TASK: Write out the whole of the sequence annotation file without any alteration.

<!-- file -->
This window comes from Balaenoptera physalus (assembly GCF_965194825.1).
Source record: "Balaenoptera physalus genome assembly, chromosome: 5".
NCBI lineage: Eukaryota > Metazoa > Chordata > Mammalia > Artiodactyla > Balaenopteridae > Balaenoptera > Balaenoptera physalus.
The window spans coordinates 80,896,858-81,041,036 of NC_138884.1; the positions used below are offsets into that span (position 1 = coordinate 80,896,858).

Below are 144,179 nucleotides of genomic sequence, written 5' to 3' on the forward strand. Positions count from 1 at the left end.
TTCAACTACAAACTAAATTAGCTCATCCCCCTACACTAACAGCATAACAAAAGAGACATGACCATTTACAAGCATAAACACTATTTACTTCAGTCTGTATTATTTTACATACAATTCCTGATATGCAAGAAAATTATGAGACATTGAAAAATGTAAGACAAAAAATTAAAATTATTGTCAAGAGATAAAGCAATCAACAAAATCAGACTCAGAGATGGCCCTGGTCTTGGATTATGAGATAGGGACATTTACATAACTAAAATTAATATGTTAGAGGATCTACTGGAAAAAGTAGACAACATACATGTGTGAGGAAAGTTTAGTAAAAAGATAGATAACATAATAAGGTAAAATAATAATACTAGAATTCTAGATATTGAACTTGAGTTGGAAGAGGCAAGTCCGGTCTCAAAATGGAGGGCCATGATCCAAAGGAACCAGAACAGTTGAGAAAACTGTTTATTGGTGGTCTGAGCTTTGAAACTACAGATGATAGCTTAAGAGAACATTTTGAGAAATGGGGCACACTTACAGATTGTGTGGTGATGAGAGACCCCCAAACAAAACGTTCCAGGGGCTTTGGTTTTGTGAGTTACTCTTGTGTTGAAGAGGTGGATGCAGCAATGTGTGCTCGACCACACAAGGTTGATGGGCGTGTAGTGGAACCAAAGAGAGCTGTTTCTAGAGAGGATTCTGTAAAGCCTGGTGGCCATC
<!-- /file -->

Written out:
This window comes from Balaenoptera physalus (assembly GCF_965194825.1).
Source record: "Balaenoptera physalus genome assembly, chromosome: 5".
NCBI lineage: Eukaryota > Metazoa > Chordata > Mammalia > Artiodactyla > Balaenopteridae > Balaenoptera > Balaenoptera physalus.
The window spans coordinates 80,896,858-81,041,036 of NC_138884.1; the positions used below are offsets into that span (position 1 = coordinate 80,896,858).

Below are 144,179 nucleotides of genomic sequence, written 5' to 3' on the forward strand. Positions count from 1 at the left end.
TTCAACTACAAACTAAATTAGCTCATCCCCCTACACTAACAGCATAACAAAAGAGACATGACCATTTACAAGCATAAACACTATTTACTTCAGTCTGTATTATTTTACATACAATTCCTGATATGCAAGAAAATTATGAGACATTGAAAAATGTAAGACAAAAAATTAAAATTATTGTCAAGAGATAAAGCAATCAACAAAATCAGACTCAGAGATGGCCCTGGTCTTGGATTATGAGATAGGGACATTTACATAACTAAAATTAATATGTTAGAGGATCTACTGGAAAAAGTAGACAACATACATGTGTGAGGAAAGTTTAGTAAAAAGATAGATAACATAATAAGGTAAAATAATAATACTAGAATTCTAGATATTGAACTTGAGTTGGAAGAGGCAAGTCCGGTCTCAAAATGGAGGGCCATGATCCAAAGGAACCAGAACAGTTGAGAAAACTGTTTATTGGTGGTCTGAGCTTTGAAACTACAGATGATAGCTTAAGAGAACATTTTGAGAAATGGGGCACACTTACAGATTGTGTGGTGATGAGAGACCCCCAAACAAAACGTTCCAGGGGCTTTGGTTTTGTGAGTTACTCTTGTGTTGAAGAGGTGGATGCAGCAATGTGTGCTCGACCACACAAGGTTGATGGGCGTGTAGTGGAACCAAAGAGAGCTGTTTCTAGAGAGGATTCTGTAAAGCCTGGTGGCCATC